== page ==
Mortgage approvals down as buyers face competition
Private firms, charities and State institutions contribute to more competitive environment
Over the last three months, remortgaging/switching activity rose 25% compared to the same period a year earlier.
It was a slow start to the year in terms of mortgage approvals with house buyers also facing increased competition for homes from private companies, charities and State institutions.
New figures from Banking and Payments Federation Ireland (BPFI) show mortgage approvals were down 3.4 per cent annually in January with the value of approvals down 2 per cent to €672 million.
The only part of the market to see growth during the month was remortgaging/switching activity, which jumped 12.4 per cent in volume terms over the year and by 5.6 per cent in value terms to €91 million.
Over the last three months, remortgaging/switching activity rose 25 per cent compared to the same period a year earlier.
“New rules that compel banks to make information available to mortgage holders on other potential mortgage options will also continue to propel this category,” said Dermot O’Leary, chief economist at Goodbody.
A total of 3,037 mortgages were approved in January, of which 1,479 or 48.7 per cent, were for first-time buyers. Mortgage approvals were valued at a combined €672 million – of which first-time buyers accounted for €327 million.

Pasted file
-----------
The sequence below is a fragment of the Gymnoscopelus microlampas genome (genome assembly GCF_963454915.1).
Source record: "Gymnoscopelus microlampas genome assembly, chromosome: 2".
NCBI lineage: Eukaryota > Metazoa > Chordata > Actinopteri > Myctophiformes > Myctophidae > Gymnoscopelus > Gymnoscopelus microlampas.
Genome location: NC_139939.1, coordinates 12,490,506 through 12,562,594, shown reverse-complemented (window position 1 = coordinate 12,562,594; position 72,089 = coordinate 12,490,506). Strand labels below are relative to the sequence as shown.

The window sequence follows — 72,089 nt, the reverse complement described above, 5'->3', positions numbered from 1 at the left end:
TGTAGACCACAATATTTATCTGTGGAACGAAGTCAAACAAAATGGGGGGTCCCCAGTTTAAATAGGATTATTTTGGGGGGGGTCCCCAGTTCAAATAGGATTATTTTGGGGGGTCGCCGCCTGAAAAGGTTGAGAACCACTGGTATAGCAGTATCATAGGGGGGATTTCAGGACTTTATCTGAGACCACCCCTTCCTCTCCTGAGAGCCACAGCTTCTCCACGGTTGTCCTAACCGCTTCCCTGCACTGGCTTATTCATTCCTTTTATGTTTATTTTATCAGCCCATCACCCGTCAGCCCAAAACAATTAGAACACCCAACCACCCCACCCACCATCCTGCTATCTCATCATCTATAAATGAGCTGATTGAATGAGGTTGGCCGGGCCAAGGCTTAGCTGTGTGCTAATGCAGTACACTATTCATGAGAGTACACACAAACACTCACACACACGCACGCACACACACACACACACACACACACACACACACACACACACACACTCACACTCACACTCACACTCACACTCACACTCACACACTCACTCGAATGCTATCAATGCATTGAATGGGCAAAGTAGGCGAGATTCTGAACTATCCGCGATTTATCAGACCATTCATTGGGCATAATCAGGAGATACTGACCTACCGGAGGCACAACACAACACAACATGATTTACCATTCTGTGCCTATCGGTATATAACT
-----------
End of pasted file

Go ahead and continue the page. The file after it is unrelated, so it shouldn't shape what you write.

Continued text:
Cash sales accounted for 27.8 per cent of sales on an annualised basis in the fourth quarter, down from 32.2 per cent a year earlier.
The average approval for house purchase, according to BPFI was €231,700, up 2.6 per cent on the year.
Mortgage approval volumes for property purchases fell by 5.7 per cent year on year to 2,438, the figures show.
In a note to investors, Davy said Brexit uncertainties could be weighing on activity, although it added it is too early to tell with any certainty as yet.
There were 45,548 mortgage approvals in the 12 months ending January 2019, valued at a combined €10.1 billion. Annualised mortgage approval activity reduced in volume terms by 0.24 per cent and by 0.17 per cent in value versus a year earlier.
BPFI chief economist Dr Ali Ugur said while housing supply is improving, buyers are facing increasing competition from the non-household sector, particularly for newly built homes.
“The role of non-household buyers, which include private companies, charitable organisations, and state institutions, in housing market transactions has increased particularly since 2010 where they accounted for around 4 per cent of all market-based activity, whereas this ratio has increased to 17 per cent in 2018,” he said.
“In terms of transactions in the newly built housing units, non-households accounted for around 22 per cent of all transactions in this category in 2018 compared to 7 per cent in 2010,” added Dr Ugur.
Mr O’Leary said despite the lacklustre start to the year he expected higher levels of new housing supply to be a driver of growth in the mortgage market in 2019.
Goodbody forecasts mortgage drawdowns will grow 15 per cent year on year to €10 billion in 2019.